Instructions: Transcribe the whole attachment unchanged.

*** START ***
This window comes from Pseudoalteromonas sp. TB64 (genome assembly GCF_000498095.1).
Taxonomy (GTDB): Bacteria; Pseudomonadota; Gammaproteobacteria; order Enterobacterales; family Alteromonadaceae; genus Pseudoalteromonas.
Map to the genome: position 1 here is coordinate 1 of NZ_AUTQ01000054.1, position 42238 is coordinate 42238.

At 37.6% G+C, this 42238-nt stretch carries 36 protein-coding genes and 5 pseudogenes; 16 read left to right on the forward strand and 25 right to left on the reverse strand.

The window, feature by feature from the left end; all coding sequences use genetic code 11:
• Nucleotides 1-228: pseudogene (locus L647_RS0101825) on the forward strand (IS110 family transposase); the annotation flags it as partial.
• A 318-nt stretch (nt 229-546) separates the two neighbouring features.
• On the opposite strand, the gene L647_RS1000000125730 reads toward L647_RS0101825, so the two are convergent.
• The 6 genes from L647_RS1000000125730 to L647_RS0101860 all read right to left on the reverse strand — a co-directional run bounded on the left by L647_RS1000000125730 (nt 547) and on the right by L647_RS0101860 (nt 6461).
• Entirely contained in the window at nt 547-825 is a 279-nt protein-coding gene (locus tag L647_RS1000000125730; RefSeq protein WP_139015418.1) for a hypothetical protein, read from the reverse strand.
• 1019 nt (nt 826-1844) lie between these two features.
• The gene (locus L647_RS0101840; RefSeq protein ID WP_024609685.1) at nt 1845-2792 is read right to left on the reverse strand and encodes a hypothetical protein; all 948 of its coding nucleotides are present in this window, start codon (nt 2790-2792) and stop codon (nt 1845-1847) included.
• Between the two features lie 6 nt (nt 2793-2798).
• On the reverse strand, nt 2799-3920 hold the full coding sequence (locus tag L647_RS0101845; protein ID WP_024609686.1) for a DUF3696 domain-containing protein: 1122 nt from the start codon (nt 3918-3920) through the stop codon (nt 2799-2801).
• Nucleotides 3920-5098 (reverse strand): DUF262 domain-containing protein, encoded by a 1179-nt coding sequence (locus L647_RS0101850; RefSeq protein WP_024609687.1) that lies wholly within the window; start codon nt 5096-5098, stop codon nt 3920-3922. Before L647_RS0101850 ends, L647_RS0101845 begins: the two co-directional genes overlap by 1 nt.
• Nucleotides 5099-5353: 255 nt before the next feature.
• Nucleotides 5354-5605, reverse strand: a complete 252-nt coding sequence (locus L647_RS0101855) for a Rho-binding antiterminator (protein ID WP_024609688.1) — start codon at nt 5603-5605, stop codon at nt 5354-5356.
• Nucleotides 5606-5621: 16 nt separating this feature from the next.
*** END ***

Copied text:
This window comes from Pseudoalteromonas sp. TB64 (genome assembly GCF_000498095.1).
Taxonomy (GTDB): Bacteria; Pseudomonadota; Gammaproteobacteria; order Enterobacterales; family Alteromonadaceae; genus Pseudoalteromonas.
Map to the genome: position 1 here is coordinate 1 of NZ_AUTQ01000054.1, position 42238 is coordinate 42238.

At 37.6% G+C, this 42238-nt stretch carries 36 protein-coding genes and 5 pseudogenes; 16 read left to right on the forward strand and 25 right to left on the reverse strand.

The window, feature by feature from the left end; all coding sequences use genetic code 11:
• Nucleotides 1-228: pseudogene (locus L647_RS0101825) on the forward strand (IS110 family transposase); the annotation flags it as partial.
• A 318-nt stretch (nt 229-546) separates the two neighbouring features.
• On the opposite strand, the gene L647_RS1000000125730 reads toward L647_RS0101825, so the two are convergent.
• The 6 genes from L647_RS1000000125730 to L647_RS0101860 all read right to left on the reverse strand — a co-directional run bounded on the left by L647_RS1000000125730 (nt 547) and on the right by L647_RS0101860 (nt 6461).
• Entirely contained in the window at nt 547-825 is a 279-nt protein-coding gene (locus tag L647_RS1000000125730; RefSeq protein WP_139015418.1) for a hypothetical protein, read from the reverse strand.
• 1019 nt (nt 826-1844) lie between these two features.
• The gene (locus L647_RS0101840; RefSeq protein ID WP_024609685.1) at nt 1845-2792 is read right to left on the reverse strand and encodes a hypothetical protein; all 948 of its coding nucleotides are present in this window, start codon (nt 2790-2792) and stop codon (nt 1845-1847) included.
• Between the two features lie 6 nt (nt 2793-2798).
• On the reverse strand, nt 2799-3920 hold the full coding sequence (locus tag L647_RS0101845; protein ID WP_024609686.1) for a DUF3696 domain-containing protein: 1122 nt from the start codon (nt 3918-3920) through the stop codon (nt 2799-2801).
• Nucleotides 3920-5098 (reverse strand): DUF262 domain-containing protein, encoded by a 1179-nt coding sequence (locus L647_RS0101850; RefSeq protein WP_024609687.1) that lies wholly within the window; start codon nt 5096-5098, stop codon nt 3920-3922. Before L647_RS0101850 ends, L647_RS0101845 begins: the two co-directional genes overlap by 1 nt.
• Nucleotides 5099-5353: 255 nt before the next feature.
• Nucleotides 5354-5605, reverse strand: a complete 252-nt coding sequence (locus L647_RS0101855) for a Rho-binding antiterminator (protein ID WP_024609688.1) — start codon at nt 5603-5605, stop codon at nt 5354-5356.
• Nucleotides 5606-5621: 16 nt separating this feature from the next.